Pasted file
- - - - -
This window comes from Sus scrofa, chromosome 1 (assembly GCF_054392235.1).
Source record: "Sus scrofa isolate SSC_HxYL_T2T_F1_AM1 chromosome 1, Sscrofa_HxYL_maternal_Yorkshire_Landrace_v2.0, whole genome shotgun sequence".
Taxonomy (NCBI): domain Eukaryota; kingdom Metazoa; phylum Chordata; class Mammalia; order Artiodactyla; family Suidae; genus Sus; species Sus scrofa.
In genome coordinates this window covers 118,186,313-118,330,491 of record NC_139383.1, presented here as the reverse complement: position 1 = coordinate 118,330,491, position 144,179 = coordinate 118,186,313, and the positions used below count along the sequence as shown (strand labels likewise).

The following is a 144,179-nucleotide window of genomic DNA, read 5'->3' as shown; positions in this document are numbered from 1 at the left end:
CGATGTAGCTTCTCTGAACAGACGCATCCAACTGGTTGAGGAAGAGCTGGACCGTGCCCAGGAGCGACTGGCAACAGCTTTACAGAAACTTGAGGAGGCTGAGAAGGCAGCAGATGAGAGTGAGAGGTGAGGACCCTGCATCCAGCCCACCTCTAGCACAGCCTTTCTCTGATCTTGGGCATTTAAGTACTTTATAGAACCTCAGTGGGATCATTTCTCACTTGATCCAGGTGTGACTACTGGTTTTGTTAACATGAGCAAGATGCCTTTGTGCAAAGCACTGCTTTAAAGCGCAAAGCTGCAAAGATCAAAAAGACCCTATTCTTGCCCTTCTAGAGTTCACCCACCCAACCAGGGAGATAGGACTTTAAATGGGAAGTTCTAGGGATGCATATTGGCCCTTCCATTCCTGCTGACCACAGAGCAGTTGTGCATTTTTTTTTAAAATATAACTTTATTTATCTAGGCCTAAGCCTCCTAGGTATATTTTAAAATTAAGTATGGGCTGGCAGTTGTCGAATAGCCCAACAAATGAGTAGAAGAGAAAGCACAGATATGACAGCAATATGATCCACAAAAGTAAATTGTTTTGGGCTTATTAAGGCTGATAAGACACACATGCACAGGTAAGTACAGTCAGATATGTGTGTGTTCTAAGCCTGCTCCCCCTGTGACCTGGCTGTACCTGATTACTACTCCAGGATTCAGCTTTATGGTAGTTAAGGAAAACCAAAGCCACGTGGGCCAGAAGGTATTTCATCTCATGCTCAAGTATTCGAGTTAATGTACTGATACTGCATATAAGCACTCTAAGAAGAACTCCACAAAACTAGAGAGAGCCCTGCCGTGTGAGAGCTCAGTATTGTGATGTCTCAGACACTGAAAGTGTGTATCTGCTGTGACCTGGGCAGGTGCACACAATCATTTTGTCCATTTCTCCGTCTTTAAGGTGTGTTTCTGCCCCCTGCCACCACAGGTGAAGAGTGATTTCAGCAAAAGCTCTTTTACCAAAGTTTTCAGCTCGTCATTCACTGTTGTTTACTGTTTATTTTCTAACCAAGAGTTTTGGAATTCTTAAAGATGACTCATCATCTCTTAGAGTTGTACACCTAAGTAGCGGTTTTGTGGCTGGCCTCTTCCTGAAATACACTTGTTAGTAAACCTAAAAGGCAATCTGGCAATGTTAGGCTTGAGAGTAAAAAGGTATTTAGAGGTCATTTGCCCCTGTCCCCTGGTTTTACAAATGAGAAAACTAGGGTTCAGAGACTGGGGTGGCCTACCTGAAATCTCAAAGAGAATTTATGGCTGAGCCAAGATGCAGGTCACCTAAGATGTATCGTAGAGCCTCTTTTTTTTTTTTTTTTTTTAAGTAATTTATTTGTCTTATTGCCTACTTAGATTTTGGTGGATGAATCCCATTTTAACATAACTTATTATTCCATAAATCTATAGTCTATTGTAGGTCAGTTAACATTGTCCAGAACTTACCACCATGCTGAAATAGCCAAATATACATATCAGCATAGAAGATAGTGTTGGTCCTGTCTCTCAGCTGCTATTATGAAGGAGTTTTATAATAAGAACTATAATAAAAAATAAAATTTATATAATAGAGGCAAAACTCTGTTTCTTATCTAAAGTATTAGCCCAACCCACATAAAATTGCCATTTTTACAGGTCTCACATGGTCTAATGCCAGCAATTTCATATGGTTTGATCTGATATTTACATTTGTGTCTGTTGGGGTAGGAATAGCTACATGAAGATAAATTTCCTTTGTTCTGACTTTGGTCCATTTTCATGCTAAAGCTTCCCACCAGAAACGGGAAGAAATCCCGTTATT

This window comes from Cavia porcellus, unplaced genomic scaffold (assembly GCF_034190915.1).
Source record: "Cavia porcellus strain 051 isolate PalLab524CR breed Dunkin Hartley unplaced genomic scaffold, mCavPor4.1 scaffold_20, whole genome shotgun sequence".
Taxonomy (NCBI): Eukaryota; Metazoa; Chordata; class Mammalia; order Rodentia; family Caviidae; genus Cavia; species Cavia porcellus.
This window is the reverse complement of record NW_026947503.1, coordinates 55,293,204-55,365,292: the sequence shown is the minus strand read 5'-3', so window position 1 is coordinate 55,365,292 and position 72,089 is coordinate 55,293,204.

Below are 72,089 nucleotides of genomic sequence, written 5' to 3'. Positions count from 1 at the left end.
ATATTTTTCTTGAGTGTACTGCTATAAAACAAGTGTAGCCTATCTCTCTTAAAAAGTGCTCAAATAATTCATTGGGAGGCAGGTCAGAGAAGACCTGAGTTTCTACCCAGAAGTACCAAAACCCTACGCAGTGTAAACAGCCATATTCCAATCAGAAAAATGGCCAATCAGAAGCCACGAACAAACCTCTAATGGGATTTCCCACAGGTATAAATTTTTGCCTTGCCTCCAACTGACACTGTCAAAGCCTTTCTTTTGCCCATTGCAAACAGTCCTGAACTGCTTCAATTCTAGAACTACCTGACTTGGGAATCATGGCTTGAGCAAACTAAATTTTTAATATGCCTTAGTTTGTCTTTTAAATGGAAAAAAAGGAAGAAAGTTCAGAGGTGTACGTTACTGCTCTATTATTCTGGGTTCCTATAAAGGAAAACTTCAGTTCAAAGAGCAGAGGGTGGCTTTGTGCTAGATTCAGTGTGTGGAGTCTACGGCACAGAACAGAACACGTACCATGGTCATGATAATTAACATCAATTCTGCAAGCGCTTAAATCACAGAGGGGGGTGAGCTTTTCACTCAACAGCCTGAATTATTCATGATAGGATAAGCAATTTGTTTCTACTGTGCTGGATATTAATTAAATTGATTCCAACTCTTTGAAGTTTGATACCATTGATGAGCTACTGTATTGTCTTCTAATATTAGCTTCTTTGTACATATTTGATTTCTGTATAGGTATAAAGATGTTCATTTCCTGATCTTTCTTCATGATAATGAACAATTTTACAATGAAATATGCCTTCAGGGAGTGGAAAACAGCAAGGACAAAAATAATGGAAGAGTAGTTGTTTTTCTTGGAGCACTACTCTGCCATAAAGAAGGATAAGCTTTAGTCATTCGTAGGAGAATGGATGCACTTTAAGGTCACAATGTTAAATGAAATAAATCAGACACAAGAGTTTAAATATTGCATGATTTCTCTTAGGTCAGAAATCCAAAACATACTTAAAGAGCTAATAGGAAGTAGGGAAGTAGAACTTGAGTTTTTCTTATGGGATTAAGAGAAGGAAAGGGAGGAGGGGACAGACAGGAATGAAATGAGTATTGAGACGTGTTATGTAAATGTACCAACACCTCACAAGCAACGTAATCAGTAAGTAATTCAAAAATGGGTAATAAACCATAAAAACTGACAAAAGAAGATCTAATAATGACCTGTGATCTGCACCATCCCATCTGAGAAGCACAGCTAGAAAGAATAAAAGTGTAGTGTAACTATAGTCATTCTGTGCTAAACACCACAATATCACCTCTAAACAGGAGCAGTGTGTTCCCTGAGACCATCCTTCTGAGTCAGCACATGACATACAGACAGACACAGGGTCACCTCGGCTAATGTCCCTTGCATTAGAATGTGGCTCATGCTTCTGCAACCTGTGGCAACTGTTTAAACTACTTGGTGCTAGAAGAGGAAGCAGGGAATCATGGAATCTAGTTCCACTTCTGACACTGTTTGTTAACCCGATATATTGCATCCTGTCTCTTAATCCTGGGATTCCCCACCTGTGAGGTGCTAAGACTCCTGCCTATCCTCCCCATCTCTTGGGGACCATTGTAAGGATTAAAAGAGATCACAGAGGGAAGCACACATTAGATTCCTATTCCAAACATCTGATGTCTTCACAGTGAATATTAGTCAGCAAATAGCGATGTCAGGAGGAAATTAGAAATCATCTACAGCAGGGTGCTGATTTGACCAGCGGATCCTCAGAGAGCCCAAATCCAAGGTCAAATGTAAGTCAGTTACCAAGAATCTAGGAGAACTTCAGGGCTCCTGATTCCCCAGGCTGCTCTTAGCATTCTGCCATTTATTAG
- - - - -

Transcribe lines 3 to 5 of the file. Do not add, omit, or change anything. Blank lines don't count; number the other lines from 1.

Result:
Taxonomy (NCBI): domain Eukaryota; kingdom Metazoa; phylum Chordata; class Mammalia; order Artiodactyla; family Suidae; genus Sus; species Sus scrofa.
In genome coordinates this window covers 118,186,313-118,330,491 of record NC_139383.1, presented here as the reverse complement: position 1 = coordinate 118,330,491, position 144,179 = coordinate 118,186,313, and the positions used below count along the sequence as shown (strand labels likewise).

The following is a 144,179-nucleotide window of genomic DNA, read 5'->3' as shown; positions in this document are numbered from 1 at the left end: